Tuesday, June 19, 2007

Casinos: A Real Winning Idea

Of course, it's a winning idea if you want to sack a trio of Selectmen.

MIDDLEBOROUGH -- An effort to recall three Middleborough selectmen has taken off in recent days, fueled by outrage over plans to bring a casino to town and over other financial controversies.Jessie Powell, the organizer of the recall drive, said she has collected more than 1,200 voter signatures to force a recall election in September aimed at three selectmen -- Chairwoman Marsha Brunelle, and Selectmen Wayne Perkins and Steven Spataro.

The stated reason for the recall is "fiscal mismanagement," but Powell says voter anxiety over a casino proposed in the town by the Mashpee Wampanoag Indian tribe has increased support for her signature drive. A draft agreement between the town and the tribe calling for a $1 billion casino stunned many here when it became public this month. It would be the first casino in the state.


1,200 signatures in a town of less than 20,000! There have probably been elections in Middleborough with less voters. Let's hope politicians around the state take notice, too - that's a lot of angry constituents. Maybe all these casinos aren't quite the panacea they were cracked up to be, after all?

Here's the bottom line: If Massachusetts either accepts the Middleborough plan or allows Cahill's plan, we're in for a boat load of fun - and I'm not talking about Lynn's Horizon's Edge (trust me, you want to click on that link - and turn the volume up). So, if these things pass, be sure to have fun at the corny casino near you. Best of all, you won't have to drive very far.

5 comments:

joe said...

Living in Middleboro, allow me to share some facts that aren't really brought up.

Middleboro had a 2 million dollar budget recall, they plan on laying off a lot of teachers, and they have an unmanned fire station where 495 and 44 meet at a rotary because they couldn't afford firefighters.

Frankly, the town needs the money. However, I'm with the people who want to hold out for 20-30 million a year rather than 10. I think the casino could afford it.

Ryan Adams said...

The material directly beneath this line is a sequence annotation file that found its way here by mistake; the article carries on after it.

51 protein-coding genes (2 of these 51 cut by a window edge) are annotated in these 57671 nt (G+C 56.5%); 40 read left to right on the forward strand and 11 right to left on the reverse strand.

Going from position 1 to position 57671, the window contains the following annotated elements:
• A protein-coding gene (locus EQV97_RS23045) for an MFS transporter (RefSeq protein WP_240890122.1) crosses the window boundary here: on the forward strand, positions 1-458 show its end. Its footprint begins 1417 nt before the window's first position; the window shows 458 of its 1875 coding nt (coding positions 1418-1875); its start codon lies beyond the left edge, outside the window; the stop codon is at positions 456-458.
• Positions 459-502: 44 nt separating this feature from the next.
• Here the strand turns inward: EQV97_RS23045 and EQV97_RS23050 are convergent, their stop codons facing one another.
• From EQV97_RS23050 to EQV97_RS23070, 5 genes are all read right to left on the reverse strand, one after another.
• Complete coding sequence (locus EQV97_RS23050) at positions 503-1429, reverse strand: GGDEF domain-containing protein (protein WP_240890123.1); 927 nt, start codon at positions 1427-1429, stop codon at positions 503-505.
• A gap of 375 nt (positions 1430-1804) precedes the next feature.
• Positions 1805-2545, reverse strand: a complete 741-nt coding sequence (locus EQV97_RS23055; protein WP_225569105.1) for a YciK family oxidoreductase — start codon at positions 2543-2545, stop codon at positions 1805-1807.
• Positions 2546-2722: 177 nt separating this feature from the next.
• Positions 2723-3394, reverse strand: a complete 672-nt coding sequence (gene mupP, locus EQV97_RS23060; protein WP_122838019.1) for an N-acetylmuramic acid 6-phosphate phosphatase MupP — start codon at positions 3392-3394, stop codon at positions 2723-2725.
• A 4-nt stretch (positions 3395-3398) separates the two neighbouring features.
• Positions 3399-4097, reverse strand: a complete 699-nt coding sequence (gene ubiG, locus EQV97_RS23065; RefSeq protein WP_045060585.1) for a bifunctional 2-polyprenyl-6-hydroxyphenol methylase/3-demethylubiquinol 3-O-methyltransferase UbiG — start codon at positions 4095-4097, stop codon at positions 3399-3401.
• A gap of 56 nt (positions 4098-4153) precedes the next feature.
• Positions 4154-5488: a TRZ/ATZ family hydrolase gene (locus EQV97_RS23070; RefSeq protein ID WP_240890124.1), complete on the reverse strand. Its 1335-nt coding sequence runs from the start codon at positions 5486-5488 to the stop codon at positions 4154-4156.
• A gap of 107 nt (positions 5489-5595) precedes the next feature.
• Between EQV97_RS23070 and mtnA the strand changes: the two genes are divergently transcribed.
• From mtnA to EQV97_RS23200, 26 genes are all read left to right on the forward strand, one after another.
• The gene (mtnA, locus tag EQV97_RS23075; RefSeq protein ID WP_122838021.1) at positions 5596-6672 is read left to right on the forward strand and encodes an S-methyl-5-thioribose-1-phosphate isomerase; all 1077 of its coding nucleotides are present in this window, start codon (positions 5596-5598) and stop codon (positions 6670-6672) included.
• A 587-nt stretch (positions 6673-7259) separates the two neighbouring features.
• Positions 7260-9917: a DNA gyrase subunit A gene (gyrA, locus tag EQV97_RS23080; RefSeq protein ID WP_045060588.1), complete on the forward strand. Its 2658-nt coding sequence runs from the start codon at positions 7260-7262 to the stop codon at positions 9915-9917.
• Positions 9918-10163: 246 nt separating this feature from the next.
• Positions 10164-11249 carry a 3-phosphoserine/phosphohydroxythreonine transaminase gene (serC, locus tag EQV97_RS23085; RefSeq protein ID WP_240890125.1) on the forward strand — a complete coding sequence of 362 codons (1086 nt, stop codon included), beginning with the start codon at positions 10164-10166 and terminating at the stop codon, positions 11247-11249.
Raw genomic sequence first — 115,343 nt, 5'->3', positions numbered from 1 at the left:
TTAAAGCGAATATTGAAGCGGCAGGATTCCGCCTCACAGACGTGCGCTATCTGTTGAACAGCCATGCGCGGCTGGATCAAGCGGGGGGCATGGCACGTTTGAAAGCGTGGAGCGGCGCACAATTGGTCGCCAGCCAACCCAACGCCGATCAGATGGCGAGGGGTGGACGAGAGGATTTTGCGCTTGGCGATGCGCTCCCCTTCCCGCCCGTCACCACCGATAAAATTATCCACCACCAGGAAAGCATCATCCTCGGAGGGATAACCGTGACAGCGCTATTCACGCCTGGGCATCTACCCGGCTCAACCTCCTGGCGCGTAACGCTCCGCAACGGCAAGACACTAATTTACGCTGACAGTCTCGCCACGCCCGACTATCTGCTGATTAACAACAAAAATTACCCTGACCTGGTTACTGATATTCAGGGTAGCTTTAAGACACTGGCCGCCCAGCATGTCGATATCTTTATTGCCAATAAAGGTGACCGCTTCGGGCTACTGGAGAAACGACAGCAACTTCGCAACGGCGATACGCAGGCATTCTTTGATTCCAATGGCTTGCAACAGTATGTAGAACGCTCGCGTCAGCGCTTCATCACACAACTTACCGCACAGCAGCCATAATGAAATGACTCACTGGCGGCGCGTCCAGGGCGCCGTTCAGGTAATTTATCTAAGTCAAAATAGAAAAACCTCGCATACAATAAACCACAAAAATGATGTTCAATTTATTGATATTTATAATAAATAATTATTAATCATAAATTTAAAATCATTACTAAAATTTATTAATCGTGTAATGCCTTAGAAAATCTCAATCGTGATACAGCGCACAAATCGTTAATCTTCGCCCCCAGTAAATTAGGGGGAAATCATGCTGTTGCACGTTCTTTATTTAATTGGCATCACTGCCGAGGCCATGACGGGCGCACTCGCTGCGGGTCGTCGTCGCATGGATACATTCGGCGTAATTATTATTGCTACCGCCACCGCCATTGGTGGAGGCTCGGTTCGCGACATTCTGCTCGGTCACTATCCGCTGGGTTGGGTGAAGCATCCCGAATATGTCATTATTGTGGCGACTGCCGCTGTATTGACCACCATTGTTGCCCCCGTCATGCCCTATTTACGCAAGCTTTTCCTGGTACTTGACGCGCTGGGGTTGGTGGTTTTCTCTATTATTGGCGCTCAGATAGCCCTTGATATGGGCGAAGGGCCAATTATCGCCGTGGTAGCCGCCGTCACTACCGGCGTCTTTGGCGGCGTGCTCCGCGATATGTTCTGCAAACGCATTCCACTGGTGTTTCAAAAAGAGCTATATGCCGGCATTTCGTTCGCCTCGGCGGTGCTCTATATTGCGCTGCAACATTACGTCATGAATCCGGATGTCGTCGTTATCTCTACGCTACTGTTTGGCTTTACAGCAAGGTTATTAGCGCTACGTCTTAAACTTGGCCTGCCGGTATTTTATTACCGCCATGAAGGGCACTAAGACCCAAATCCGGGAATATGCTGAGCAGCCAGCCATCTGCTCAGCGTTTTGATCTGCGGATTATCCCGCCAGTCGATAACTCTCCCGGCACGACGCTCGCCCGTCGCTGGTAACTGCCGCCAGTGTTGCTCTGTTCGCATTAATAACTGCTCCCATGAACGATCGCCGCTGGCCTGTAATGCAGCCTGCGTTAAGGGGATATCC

Joe, my town has a 1.8 million dollar deficit this year, so I'm right with you on "needing the money." However, as has been indicated, casinos don't really make state/town/whatever any money at all. In exchange for the casino, a lot (if not most) of your restaurants and points of interest will go under - same with a lot of the ones in the area. If they go under, so does the taxes they pay toward the state. Suddenly, the state has less income to give out to towns for aid.

NJ, Penn, Conn and Georgia all thought adding casinos would be a panacea and solve most, if not all, budget woes. They were all in the same spot as Massachusetts.

If you want to fix your town's financial woes, we need to target the real problem: health care. DiMasi's health care plan - to turn over local plans to the state plans - would save your town hundreds of thousands a year. Obviously, that won't go far enough and I really only think a single-payer system could cure these costs. However, other measures can help too, like Deval's municipal partnership act (which would mean additional hundreds of thousands for Middleboro) as well as further restructing of state spending.

joe said...

Actually, part of the agreement with the Casino is they will pay local businesses for any money they lose as a result of the Casino moving in. I think if they strike the right deal with the Wamps, this could be the one to really help this town out.

Ryan Adams said...

How will they value the lost business?

Most businesses aren't actually worth very much, except for the livelihood they provide the owners and small employee base. If you judge value based on business value, it may not be much. If you judge it over the earnings that person would gain over the course of their lifetimes - and the value of the store - it would be worth quite a bit more.

Furthermore, who's deciding what the value is? Obviously, you can't trust the people who own the stores. You can't trust the casino either. So, are they going to open some sort of independent commission? And how would that be funded?

The reason I bring up these points is that if you really think the casino is going to give a damn about the local businesses, you're wrong. There are so many ways they can get out of it. Quite simply, the casino may be so big that they wouldn't even notice it - or the people crying foul.

Ryan Adams said...

One other thing to consider is the fact that far more than Middleboro is going to be effected. What about busineses and towns surrounding Middleboro?

That's why you can't look at this from within the context of your town. Maybe it would be a boon to you town, even, but is that okay if it destroys all the neighboring communities? Is it okay if it hurts all of Massachusetts, with the exception of your town?

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